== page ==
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covid19 stories

EXCLUSIVE: Small business owners speak out

True North reached out to Canadian small business owners to ask how the coronavirus pandemic was affecting them.

Tucker Carlson recently delivered a monologue that is sure to resonate with small business owners. He said, in part:

 “If the coronavirus shutdown was crushing college administrators or nonprofit executives or green energy lobbyists, it would have ended last week. Instead, it’s mainly service workers and small business owners who have been hurt, and they’re not on television talking about what they’re going through. You need to look closely to see their suffering.”

True North reached out to Canadian small business owners to ask how the coronavirus pandemic was affecting them and whether government measures such as a $40,000 interest-free business loan and a 75% wage subsidy are helping them survive the nationwide shutdown. Here are some of their stories. 

Esther Wrightman owns an alpine nursery in St. Andrews, New Brunswick – the only such nursery in Canada – where she tends to thousands of species of alpine plants that grow in mountainous and arctic regions. Three-quarters of her sales are through Canadian and American direct mail orders, and 25% from specialty plant sales. 

But this year, the three spring specialty plant sales that were to happen in Ithaca, NY, Coldspring, NY and Annapolis Royal, Nova Scotia were all cancelled.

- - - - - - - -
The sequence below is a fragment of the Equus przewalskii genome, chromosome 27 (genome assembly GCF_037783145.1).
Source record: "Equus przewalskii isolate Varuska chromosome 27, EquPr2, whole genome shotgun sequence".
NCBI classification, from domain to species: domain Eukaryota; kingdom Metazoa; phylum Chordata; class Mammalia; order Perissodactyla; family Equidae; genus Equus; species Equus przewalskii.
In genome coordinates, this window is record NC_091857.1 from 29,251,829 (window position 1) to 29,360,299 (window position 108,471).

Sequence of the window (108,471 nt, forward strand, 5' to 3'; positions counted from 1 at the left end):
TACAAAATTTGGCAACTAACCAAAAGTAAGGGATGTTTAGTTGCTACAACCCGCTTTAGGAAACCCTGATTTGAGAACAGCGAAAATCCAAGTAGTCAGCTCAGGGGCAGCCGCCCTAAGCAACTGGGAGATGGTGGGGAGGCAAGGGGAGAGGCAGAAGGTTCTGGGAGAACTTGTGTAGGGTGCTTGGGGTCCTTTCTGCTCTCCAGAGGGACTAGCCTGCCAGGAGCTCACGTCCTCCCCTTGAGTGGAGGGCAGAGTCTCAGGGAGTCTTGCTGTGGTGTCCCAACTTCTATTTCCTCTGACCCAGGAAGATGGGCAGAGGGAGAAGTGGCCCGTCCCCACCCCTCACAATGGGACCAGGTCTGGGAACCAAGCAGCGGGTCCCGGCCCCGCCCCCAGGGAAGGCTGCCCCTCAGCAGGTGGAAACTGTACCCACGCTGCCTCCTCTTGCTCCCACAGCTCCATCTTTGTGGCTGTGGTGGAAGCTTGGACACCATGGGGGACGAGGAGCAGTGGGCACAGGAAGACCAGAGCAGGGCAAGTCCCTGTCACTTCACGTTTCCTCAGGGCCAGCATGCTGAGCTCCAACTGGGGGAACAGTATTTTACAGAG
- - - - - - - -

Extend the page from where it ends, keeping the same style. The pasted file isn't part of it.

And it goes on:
“Don’t get me wrong,” said Esther, “I don’t think these sales should happen either, most of my customers are over 65 and they are usually shoulder to shoulder looking for their special plants – not a good situation at all.”

Knowing that she would be losing 25% of her income because of social distancing measures, Esther ramped up her mail order volume by promoting a 10% off sale. 

At first, she was looking into which government measures would help her, but realized, “When has the government ever helped me? You gotta take care of yourself.”

Now, Esther’s main fear is that the government will stop letting her through the Canada-US border, as 50% of her customers are American and she ships their orders from within the US. 

“You don’t know what’s going to be said the next day. It’s all made up on the spot.”

Carl Clappison, a businessman from Cambridge, ON, has also been relying more heavily on certain parts of his business in order to stay afloat. 

Carl, President of Kitchen Visions cabinet manufacturers, closed down his showroom on March 16th – one week before Premier Doug Ford shut down Ontario’s economy – after coming to the realization there were “zero prospects” for business in the near future. At first, he instituted a policy for customers to call and make an appointment to visit the showroom, but didn’t receive a single call for two weeks. 

However, the saving grace for his cabinet company has been orders for cabinets from hospitals. “We’ve got 300 cabinets going into a local hospital over the next week,” said Carl.

As for the government measures meant to help small businesses out, such as the $40,000 emergency loan, Carl is lukewarm.